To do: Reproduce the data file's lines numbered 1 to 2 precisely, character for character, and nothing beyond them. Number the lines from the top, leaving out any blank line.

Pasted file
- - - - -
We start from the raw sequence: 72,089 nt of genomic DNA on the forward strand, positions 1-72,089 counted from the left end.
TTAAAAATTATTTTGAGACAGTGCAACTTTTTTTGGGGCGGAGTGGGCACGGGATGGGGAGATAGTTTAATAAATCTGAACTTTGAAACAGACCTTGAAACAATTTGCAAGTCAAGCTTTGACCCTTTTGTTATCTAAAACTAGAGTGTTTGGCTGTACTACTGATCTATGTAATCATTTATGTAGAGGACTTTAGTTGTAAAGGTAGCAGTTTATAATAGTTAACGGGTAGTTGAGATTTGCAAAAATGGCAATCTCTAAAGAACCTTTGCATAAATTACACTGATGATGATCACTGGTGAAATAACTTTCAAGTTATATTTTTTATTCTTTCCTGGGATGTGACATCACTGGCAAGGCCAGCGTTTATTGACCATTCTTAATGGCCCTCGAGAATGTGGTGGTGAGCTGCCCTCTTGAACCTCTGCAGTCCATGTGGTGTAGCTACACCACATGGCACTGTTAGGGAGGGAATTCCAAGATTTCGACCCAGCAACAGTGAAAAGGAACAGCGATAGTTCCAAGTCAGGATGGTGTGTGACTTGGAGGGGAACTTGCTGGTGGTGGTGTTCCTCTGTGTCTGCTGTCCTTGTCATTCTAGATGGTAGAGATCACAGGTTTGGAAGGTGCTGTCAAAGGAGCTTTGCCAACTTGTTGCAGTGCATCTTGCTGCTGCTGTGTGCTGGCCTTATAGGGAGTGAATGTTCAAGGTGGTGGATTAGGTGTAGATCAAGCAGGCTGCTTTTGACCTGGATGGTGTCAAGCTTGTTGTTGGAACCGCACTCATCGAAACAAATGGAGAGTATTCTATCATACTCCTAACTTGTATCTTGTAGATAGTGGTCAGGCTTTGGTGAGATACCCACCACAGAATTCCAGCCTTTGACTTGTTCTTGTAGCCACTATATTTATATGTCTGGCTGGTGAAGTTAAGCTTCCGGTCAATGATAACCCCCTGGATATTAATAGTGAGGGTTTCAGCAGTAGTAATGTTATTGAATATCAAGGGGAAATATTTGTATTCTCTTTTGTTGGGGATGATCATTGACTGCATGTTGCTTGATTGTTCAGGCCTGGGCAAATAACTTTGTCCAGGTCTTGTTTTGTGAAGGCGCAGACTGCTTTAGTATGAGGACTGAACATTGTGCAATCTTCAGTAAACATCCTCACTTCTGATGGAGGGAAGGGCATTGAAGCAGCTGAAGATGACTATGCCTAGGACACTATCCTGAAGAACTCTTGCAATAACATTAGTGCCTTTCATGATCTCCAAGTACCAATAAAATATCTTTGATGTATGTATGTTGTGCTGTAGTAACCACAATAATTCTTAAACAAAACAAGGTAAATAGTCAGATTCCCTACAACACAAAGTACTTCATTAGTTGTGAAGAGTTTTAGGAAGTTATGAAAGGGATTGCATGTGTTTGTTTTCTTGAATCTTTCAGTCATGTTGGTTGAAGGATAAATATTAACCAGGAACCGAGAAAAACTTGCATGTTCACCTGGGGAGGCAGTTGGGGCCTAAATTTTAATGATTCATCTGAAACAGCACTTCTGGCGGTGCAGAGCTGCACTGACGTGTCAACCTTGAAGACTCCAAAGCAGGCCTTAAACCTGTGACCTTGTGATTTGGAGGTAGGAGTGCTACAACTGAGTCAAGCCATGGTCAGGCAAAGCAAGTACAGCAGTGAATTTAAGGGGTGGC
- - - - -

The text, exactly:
We start from the raw sequence: 72,089 nt of genomic DNA on the forward strand, positions 1-72,089 counted from the left end.
TTAAAAATTATTTTGAGACAGTGCAACTTTTTTTGGGGCGGAGTGGGCACGGGATGGGGAGATAGTTTAATAAATCTGAACTTTGAAACAGACCTTGAAACAATTTGCAAGTCAAGCTTTGACCCTTTTGTTATCTAAAACTAGAGTGTTTGGCTGTACTACTGATCTATGTAATCATTTATGTAGAGGACTTTAGTTGTAAAGGTAGCAGTTTATAATAGTTAACGGGTAGTTGAGATTTGCAAAAATGGCAATCTCTAAAGAACCTTTGCATAAATTACACTGATGATGATCACTGGTGAAATAACTTTCAAGTTATATTTTTTATTCTTTCCTGGGATGTGACATCACTGGCAAGGCCAGCGTTTATTGACCATTCTTAATGGCCCTCGAGAATGTGGTGGTGAGCTGCCCTCTTGAACCTCTGCAGTCCATGTGGTGTAGCTACACCACATGGCACTGTTAGGGAGGGAATTCCAAGATTTCGACCCAGCAACAGTGAAAAGGAACAGCGATAGTTCCAAGTCAGGATGGTGTGTGACTTGGAGGGGAACTTGCTGGTGGTGGTGTTCCTCTGTGTCTGCTGTCCTTGTCATTCTAGATGGTAGAGATCACAGGTTTGGAAGGTGCTGTCAAAGGAGCTTTGCCAACTTGTTGCAGTGCATCTTGCTGCTGCTGTGTGCTGGCCTTATAGGGAGTGAATGTTCAAGGTGGTGGATTAGGTGTAGATCAAGCAGGCTGCTTTTGACCTGGATGGTGTCAAGCTTGTTGTTGGAACCGCACTCATCGAAACAAATGGAGAGTATTCTATCATACTCCTAACTTGTATCTTGTAGATAGTGGTCAGGCTTTGGTGAGATACCCACCACAGAATTCCAGCCTTTGACTTGTTCTTGTAGCCACTATATTTATATGTCTGGCTGGTGAAGTTAAGCTTCCGGTCAATGATAACCCCCTGGATATTAATAGTGAGGGTTTCAGCAGTAGTAATGTTATTGAATATCAAGGGGAAATATTTGTATTCTCTTTTGTTGGGGATGATCATTGACTGCATGTTGCTTGATTGTTCAGGCCTGGGCAAATAACTTTGTCCAGGTCTTGTTTTGTGAAGGCGCAGACTGCTTTAGTATGAGGACTGAACATTGTGCAATCTTCAGTAAACATCCTCACTTCTGATGGAGGGAAGGGCATTGAAGCAGCTGAAGATGACTATGCCTAGGACACTATCCTGAAGAACTCTTGCAATAACATTAGTGCCTTTCATGATCTCCAAGTACCAATAAAATATCTTTGATGTATGTATGTTGTGCTGTAGTAACCACAATAATTCTTAAACAAAACAAGGTAAATAGTCAGATTCCCTACAACACAAAGTACTTCATTAGTTGTGAAGAGTTTTAGGAAGTTATGAAAGGGATTGCATGTGTTTGTTTTCTTGAATCTTTCAGTCATGTTGGTTGAAGGATAAATATTAACCAGGAACCGAGAAAAACTTGCATGTTCACCTGGGGAGGCAGTTGGGGCCTAAATTTTAATGATTCATCTGAAACAGCACTTCTGGCGGTGCAGAGCTGCACTGACGTGTCAACCTTGAAGACTCCAAAGCAGGCCTTAAACCTGTGACCTTGTGATTTGGAGGTAGGAGTGCTACAACTGAGTCAAGCCATGGTCAGGCAAAGCAAGTACAGCAGTGAATTTAAGGGGTGGC